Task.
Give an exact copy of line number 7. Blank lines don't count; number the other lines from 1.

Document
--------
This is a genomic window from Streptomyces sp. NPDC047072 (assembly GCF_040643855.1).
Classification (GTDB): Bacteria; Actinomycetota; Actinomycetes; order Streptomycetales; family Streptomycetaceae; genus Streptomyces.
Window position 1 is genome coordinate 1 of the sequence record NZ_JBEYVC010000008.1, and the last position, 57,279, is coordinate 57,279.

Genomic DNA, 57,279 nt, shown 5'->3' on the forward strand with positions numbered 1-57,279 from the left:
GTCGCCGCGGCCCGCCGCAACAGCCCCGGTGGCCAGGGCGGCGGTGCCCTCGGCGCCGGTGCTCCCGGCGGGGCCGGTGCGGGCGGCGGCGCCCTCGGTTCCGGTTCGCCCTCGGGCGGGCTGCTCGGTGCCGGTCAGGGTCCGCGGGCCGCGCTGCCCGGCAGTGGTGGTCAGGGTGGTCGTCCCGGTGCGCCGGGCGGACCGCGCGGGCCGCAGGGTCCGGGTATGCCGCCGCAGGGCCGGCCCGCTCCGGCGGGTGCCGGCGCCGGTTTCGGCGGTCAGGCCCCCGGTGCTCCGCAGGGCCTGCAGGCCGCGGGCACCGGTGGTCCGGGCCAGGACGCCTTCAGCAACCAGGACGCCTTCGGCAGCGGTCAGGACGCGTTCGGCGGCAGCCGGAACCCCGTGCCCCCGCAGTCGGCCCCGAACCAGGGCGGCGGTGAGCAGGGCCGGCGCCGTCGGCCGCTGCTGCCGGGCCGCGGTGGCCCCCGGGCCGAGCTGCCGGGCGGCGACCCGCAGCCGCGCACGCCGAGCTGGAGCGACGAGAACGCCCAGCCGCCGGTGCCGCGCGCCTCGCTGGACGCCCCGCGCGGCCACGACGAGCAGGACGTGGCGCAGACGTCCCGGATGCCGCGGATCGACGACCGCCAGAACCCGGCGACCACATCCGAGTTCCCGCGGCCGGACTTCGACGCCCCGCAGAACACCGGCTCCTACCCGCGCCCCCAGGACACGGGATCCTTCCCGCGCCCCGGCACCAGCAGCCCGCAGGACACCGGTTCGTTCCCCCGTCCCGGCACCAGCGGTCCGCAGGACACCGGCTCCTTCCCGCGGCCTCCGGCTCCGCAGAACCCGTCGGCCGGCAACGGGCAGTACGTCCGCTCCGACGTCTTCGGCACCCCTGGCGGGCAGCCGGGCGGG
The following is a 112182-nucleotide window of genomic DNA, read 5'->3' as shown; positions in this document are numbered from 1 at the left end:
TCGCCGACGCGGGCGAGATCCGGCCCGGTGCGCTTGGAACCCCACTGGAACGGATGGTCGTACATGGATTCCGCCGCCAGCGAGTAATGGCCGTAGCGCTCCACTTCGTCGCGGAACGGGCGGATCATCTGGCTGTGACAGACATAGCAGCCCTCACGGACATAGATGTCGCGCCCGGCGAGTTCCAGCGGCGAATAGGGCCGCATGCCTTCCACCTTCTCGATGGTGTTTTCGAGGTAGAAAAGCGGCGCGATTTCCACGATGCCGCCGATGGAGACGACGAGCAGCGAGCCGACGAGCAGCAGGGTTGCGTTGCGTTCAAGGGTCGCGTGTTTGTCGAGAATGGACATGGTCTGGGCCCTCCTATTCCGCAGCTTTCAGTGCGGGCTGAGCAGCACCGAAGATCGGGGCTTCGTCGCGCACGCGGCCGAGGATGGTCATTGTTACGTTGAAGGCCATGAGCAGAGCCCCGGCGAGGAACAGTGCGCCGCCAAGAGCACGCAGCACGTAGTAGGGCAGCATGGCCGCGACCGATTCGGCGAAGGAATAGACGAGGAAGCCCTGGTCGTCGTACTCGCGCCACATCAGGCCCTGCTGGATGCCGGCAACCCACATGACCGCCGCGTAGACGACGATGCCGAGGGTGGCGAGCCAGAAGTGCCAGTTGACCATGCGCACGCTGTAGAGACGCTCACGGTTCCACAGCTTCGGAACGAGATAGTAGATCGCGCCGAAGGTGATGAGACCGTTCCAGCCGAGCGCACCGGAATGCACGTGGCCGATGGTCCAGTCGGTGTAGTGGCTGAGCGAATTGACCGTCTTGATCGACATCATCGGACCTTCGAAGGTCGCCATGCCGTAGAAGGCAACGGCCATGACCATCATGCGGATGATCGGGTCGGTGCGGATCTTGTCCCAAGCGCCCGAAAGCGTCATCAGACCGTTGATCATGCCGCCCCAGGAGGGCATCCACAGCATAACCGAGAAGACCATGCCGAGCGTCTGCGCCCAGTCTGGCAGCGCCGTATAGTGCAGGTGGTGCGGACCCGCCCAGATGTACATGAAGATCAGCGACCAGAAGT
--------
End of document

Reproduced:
TCGCCGACGCGGGCGAGATCCGGCCCGGTGCGCTTGGAACCCCACTGGAACGGATGGTCGTACATGGATTCCGCCGCCAGCGAGTAATGGCCGTAGCGCTCCACTTCGTCGCGGAACGGGCGGATCATCTGGCTGTGACAGACATAGCAGCCCTCACGGACATAGATGTCGCGCCCGGCGAGTTCCAGCGGCGAATAGGGCCGCATGCCTTCCACCTTCTCGATGGTGTTTTCGAGGTAGAAAAGCGGCGCGATTTCCACGATGCCGCCGATGGAGACGACGAGCAGCGAGCCGACGAGCAGCAGGGTTGCGTTGCGTTCAAGGGTCGCGTGTTTGTCGAGAATGGACATGGTCTGGGCCCTCCTATTCCGCAGCTTTCAGTGCGGGCTGAGCAGCACCGAAGATCGGGGCTTCGTCGCGCACGCGGCCGAGGATGGTCATTGTTACGTTGAAGGCCATGAGCAGAGCCCCGGCGAGGAACAGTGCGCCGCCAAGAGCACGCAGCACGTAGTAGGGCAGCATGGCCGCGACCGATTCGGCGAAGGAATAGACGAGGAAGCCCTGGTCGTCGTACTCGCGCCACATCAGGCCCTGCTGGATGCCGGCAACCCACATGACCGCCGCGTAGACGACGATGCCGAGGGTGGCGAGCCAGAAGTGCCAGTTGACCATGCGCACGCTGTAGAGACGCTCACGGTTCCACAGCTTCGGAACGAGATAGTAGATCGCGCCGAAGGTGATGAGACCGTTCCAGCCGAGCGCACCGGAATGCACGTGGCCGATGGTCCAGTCGGTGTAGTGGCTGAGCGAATTGACCGTCTTGATCGACATCATCGGACCTTCGAAGGTCGCCATGCCGTAGAAGGCAACGGCCATGACCATCATGCGGATGATCGGGTCGGTGCGGATCTTGTCCCAAGCGCCCGAAAGCGTCATCAGACCGTTGATCATGCCGCCCCAGGAGGGCATCCACAGCATAACCGAGAAGACCATGCCGAGCGTCTGCGCCCAGTCTGGCAGCGCCGTATAGTGCAGGTGGTGCGGACCCGCCCAGATGTACATGAAGATCAGCGACCAGAAGT